Abetted by red wine and Heinekens, three cool dudes are talking about why they’ve seldom been considered cool.
“If you were a rock-and-roll or a blues-influenced person, you were cool,” explains Daryl Hall from the kitchen of his home in Millerton, New York. “If you were influenced by other things, then you were suspect.”
“We have the same problem with us,” adds Patrick Gemayel, keyboardist/bassist for Canadian electro-funk duo Chromeo.
“Why are New Wave records less cool than Rick James records?” wonders Chromeo frontman David Macklovitch.
Hall, a friendly yet feisty presence, has the answer: to dismiss those kind of questions.
“It’s really interesting to buck it. See what happens,” he says. “I think that we’re brave people, because we didn’t do what the obvious thing was.”
The scene is from a 2008 episode of “Live From Daryl’s House,” the fascinating online series where the Hall & Oates frontman jams with various musicians from his pastoral pad in southeastern New York, sharing abundant stories, spirits and verve.
This brief exchange encapsulates a lengthy career: “Buck it.”
Those two words have pretty much served as Hall & Oates’ operating principle for the past forty-odd years.
Think about the unlikeliness of their rise to becoming the top-selling music duo of all time.
A brief recap:
Two white dudes from Philly, who met while enrolled at Temple University in the late ’60s, start a band and earn their first airplay on R&B stations, then almost the sole province of African-American artists.
Over the course of three consecutive albums in the early ’70s, they made a full-on blue-eyed soul record (“Abandoned Luncheonette”), followed by a prog-rock opus produced by Todd Rundgren (“War Babies”) and then a glam-rock excursion adorned with a dudes-lookin’-like-ladies album cover (“Daryl Hall & John Oates”).
It takes them nine albums and 10 years to deliver their breakthrough hit record, 1980’s “Voices.”
In the early ’80s, they embraced electronics to a far greater extent than many of their peers, helping catalyze electro-pop, which is why, decades later, a band like Chromeo continues to cite the group as a primary influence.
The extent of Hall & Oates’ artistic breadth is underscored by “Live From Daryl’s House,” where artists as wide-ranging as Fall Out Boy singer Patrick Stump, proggy indie rockers Minus the Bear, Latin pop favorite Jose Feliciano, ska lifers Toots and the Maytalls and dozens more jammed with the show’s namesake.
It serves as a reminder of just how deep and diverse the Hall & Oates songbook is.
“I think ‘Live From Daryl’s House’ really had a big impact on the whole thing,” Hall says, “because it showed my true persona, musically. It also showed off the songs in a slightly different way, because the arrangements were different than what you’re going to hear on the radio or on a record. People were listening to me with different ears. I speak a lot of musical languages. I can be comfortable singing with Sammy Hagar, Cheap Trick, somebody like that, and also be comfortable with the O’Jays.”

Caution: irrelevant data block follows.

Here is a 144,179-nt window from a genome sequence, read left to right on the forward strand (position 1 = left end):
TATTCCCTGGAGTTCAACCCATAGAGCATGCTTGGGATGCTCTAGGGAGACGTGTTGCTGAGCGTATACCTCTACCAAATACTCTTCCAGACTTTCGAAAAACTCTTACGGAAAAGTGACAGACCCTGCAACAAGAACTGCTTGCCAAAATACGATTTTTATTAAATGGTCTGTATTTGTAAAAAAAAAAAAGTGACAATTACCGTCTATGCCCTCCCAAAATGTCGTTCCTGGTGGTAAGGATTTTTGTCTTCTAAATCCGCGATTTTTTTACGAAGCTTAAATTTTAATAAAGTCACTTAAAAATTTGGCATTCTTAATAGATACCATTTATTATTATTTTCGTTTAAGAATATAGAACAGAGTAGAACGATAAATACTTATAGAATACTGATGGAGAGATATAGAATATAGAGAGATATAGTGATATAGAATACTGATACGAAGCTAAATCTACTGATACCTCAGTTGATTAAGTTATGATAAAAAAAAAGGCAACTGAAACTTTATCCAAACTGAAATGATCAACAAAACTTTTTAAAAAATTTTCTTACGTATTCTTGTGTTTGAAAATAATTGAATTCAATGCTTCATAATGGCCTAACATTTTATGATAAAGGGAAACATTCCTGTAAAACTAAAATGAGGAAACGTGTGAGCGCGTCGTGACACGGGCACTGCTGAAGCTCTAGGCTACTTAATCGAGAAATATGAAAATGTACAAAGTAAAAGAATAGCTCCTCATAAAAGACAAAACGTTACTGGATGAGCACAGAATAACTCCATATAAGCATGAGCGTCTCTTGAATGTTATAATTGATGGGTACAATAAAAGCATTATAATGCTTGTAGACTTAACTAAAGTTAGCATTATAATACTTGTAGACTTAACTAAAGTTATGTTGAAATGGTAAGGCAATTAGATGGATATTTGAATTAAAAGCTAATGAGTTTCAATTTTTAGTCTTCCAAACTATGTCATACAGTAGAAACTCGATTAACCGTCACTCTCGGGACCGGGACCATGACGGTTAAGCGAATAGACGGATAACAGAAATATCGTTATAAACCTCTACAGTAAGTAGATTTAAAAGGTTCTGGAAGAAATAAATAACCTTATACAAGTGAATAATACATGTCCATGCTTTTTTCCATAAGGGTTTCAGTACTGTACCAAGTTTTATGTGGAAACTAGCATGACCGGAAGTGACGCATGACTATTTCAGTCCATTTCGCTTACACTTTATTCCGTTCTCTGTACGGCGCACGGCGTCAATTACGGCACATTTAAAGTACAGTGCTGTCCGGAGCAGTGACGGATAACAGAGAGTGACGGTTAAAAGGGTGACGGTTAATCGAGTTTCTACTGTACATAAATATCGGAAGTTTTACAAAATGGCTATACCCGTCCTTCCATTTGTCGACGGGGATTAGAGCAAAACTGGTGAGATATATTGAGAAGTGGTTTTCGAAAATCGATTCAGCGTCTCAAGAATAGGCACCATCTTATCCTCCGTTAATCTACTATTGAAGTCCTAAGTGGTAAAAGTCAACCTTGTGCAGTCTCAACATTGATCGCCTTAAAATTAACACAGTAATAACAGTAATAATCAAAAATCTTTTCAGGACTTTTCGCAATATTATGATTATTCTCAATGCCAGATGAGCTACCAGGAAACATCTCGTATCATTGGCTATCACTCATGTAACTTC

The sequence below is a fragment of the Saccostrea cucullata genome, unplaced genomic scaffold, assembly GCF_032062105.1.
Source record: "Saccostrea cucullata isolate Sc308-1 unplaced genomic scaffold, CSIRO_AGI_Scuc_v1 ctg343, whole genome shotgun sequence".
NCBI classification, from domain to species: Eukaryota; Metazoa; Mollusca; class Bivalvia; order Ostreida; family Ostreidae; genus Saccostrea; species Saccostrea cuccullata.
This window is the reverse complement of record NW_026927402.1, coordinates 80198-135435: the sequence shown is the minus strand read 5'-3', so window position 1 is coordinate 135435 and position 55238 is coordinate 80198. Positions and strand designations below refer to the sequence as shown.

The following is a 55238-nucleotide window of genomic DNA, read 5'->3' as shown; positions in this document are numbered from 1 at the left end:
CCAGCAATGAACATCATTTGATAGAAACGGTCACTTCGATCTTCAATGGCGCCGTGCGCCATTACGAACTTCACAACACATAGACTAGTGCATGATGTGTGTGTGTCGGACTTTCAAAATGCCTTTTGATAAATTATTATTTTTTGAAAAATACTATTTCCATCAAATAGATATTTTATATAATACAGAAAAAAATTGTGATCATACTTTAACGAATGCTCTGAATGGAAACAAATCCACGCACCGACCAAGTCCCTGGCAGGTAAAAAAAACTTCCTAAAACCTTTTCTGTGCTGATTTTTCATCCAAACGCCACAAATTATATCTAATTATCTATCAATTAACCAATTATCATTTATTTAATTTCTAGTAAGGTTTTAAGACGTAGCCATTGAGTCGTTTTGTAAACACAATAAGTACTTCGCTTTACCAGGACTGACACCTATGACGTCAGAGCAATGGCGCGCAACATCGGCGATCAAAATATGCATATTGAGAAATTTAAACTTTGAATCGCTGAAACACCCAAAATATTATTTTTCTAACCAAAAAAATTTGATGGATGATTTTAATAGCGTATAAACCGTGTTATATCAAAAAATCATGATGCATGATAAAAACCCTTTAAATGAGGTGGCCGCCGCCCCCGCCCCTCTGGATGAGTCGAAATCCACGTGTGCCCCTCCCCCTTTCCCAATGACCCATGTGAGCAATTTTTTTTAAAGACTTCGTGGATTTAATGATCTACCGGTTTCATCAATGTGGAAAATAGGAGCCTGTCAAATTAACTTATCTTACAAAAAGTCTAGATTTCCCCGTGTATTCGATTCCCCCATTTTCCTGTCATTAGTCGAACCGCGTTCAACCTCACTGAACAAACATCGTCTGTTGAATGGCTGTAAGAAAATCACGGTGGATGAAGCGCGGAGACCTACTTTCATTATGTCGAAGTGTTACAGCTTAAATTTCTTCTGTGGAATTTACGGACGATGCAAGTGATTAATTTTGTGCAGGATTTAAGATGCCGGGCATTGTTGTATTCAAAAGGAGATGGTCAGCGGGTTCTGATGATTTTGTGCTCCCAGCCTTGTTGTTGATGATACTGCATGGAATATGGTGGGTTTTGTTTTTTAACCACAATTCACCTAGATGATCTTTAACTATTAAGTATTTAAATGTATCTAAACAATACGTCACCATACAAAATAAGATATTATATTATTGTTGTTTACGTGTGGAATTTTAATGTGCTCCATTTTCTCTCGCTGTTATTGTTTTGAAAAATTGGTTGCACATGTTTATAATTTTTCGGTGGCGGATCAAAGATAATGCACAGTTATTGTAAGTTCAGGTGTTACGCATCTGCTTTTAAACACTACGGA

A new generation of fans
The show introduced Hall & Oates’ repertoire — a musically rich reservoir of soul, New Wave, digital funk, art rock, adult contemporary staples, and hit after hit after hit (34 in all) — to a new generation of music fans thanks in part to appearances by contemporary acts like Plain White T’s, Aloe Blacc and Neon Trees.
These Hall & Oates newcomers have helped reinvigorate the duo both musically and at the box office: They didn’t grow up hearing the band on the radio, where songs like “Maneater” and “Out of Touch” were once as ubiquitous as loud-talking DJs with goofy, self-applied nicknames, and so their entree into the band consists of more than just the hits.
“The younger kids who are coming to the show — and there are a lot of them, man — they have a broader expectation of what they’re going to hear,” Hall says. “They’re listening to us as a whole. Everybody wants to hear ‘Rich Girl’, ‘Kiss on My List,’ but I think that people are looking at us as a career band as opposed to just a radio band, because it’s not their experience with us. It’s very encouraging, and allows us to be freer with what we do.”
This will manifest in Hall & Oates’ current tour, where the expected hit parade will veer off course, from time to time.
“We’re doing some changes,” Hall says. “It’s not the show we’ve been doing for a while, which was a very kinetic, high-energy, song-after-song-after-song kind of show. I think there’s a little more texture in this show, musically. We’re changing some of the arrangements, things like that, which I think makes it more interesting for the audience, hearing songs in a slightly different way, and it makes it more interesting for us.”
Finding the right tour mate
Hall & Oates will be joined on the trek by an inspired choice for an opening act: artful English popsters Tears for Fears.
Like Hall & Oates, Tear for Fears brought a sense of refinement and a love of pop craftsmanship to the mainstream airwaves beginning in the ’80s.
Hall’s a picky dude.
Which is why he picked them.
“When we decided we were going to go back out this year, we were approached with a lot of different bands to open for us or co-headline, whatever you want to call it, and I didn’t like any of them,” Hall says. “None of them were good fits. They all felt wrong.
“We heard that Tears for Fears wanted to go out on the road and we contacted them because of all the people that I had thought about, that was the best fit of anybody going out at the same time we were,” he continues. “It was really our choice. There’s a certain melodic sophistication that they have in their music. Their music is timeless. I sort of feel that’s the same thing you could say about our music.”
Contact Jason Bracelin at firstname.lastname@example.org or 702-383-0476. Follow @JasonBracelin on Twitter.
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